In ‘Friends Behind Walls’ by Harshikaa Udasi, we see 8-year-old Putti take charge of a sensitive situation. The book, published by Puffin is set in Deolali. Neel aka Putti is a young boy from Mumbai. He talks dime a dozen and is mighty excited to visit Deolali, his native place which is a small-town Air force cantonment in Maharashtra. This is a first time visit with his unwilling parents, the Sabharwals, for reasons best known to them. He is mesmerized by Deolali’s beauty and Shanti Park, the small society with six houses.
While his parents get busy cleaning up the place with Bhalerao Kaka, the caretaker, Putti gets busy exploring. He connects with Indrani aka Inu Savarkar a little girl with plaited hair, who has a sweet melodious voice and plays the sitar. She lives with her mother in the adjacent house. But both sets of parents scream and shout and warn them to keep away from each other.
But, what fun are the holidays without friends? Holidays can get boring on the long summer afternoons. Putti soon befriends Inu with a game of parroting and repeating sentences, the ice breaker (which she loves) and they connect and spend time together playing Hopscotch, Lagori and talking.
Asking the parents why the two of them cannot be friends is always met with a cold stone of silence and the threat that they will all return to Mumbai. So, Putti and Inu take it upon themselves to solve the mystery of why a wall separates each house from each other. What is that wall of conflicts and friction facing the members of the society? They secretly connect with the other old residents of the society, Mr Om Namaha aka Chimanroa Gadbade and Dr Maya Solanki, secretary of Shanti Park and an animal doctor who invariably cracks jokes and gives the children many hints but talk in riddles.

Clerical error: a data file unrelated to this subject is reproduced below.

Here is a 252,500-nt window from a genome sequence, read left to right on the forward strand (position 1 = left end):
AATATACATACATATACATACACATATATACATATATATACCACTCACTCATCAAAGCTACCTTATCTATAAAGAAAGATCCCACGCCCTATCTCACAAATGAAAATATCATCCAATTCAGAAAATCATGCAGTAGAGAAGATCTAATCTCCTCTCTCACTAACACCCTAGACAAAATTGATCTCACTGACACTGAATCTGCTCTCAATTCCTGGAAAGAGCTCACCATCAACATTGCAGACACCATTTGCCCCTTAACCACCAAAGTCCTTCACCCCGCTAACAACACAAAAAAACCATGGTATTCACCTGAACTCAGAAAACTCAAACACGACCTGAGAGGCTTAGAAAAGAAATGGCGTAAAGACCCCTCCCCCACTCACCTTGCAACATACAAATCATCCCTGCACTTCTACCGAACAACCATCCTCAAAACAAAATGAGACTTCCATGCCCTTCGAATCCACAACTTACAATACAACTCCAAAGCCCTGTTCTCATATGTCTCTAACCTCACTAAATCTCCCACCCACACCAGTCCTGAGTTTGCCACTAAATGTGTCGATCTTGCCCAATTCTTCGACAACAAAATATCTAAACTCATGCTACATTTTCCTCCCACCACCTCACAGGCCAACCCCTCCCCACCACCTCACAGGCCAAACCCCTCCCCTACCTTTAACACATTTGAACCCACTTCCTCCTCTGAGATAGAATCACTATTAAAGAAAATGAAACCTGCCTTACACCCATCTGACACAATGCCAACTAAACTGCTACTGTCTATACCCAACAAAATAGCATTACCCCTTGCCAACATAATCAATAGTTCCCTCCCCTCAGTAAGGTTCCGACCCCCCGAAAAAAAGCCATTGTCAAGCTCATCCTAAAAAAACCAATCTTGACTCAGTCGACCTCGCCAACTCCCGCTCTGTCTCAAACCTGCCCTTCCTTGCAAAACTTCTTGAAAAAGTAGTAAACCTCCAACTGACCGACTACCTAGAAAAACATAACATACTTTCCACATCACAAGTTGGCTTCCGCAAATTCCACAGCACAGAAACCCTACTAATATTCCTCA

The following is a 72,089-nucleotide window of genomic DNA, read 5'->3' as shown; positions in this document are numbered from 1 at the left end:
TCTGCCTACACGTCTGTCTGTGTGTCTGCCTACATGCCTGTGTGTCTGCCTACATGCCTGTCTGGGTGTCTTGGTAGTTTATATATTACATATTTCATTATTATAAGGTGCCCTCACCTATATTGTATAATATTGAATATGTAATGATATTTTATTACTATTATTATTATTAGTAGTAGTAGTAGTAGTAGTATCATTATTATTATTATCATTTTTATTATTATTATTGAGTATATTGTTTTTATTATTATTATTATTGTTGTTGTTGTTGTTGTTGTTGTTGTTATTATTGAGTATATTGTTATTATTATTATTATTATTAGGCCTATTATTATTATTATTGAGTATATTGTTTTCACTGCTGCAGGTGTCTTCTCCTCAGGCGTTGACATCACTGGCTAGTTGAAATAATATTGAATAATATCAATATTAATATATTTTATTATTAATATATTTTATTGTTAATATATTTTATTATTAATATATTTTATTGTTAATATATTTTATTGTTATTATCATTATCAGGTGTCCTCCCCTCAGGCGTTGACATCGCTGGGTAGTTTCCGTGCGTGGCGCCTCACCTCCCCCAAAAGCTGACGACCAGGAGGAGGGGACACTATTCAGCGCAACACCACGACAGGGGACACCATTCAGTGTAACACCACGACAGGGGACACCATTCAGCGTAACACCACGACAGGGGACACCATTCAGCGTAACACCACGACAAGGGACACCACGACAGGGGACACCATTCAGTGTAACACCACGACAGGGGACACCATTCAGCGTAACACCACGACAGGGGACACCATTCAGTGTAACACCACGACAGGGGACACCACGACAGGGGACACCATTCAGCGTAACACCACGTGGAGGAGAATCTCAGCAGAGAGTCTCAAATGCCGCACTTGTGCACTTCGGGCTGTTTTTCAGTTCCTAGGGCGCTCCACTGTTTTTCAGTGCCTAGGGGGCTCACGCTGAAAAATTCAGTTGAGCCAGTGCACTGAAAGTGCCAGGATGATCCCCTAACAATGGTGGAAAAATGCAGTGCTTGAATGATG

Putti and Inu are told to pay a visit to Tekdichi Mhatari, (TM for short) an old spooky lady who lives up on the hill who may just be able to help them. She gleefully does. But how is her ‘Potion of Memories’ Magic’ going to help the adult members and the new surprise arrivals to Shanti Park solve all their bickering problems?
Through the simple story of Putti and Inu’s blossoming friendship and coming together, Harshikaa conveys a far deeper meaning that children, though young ,can teach us adults a thing or two about letting bygones be bygones.
The title, Friends behind Walls is absolutely apt for the present scene around the world. Hilarious and providing many a chuckle, the story is interspersed with funny local colloquial language/lingo, with Bombaiya/Mumbaiya words. It is a moral story for our modern times in the times of conflict. Funny and eye-catching illustrations by Krishna Bala Shenoi add zest to the story. And, the cover design by Devangana Dash stands out as if saying, ‘Pick me up and start reading!’.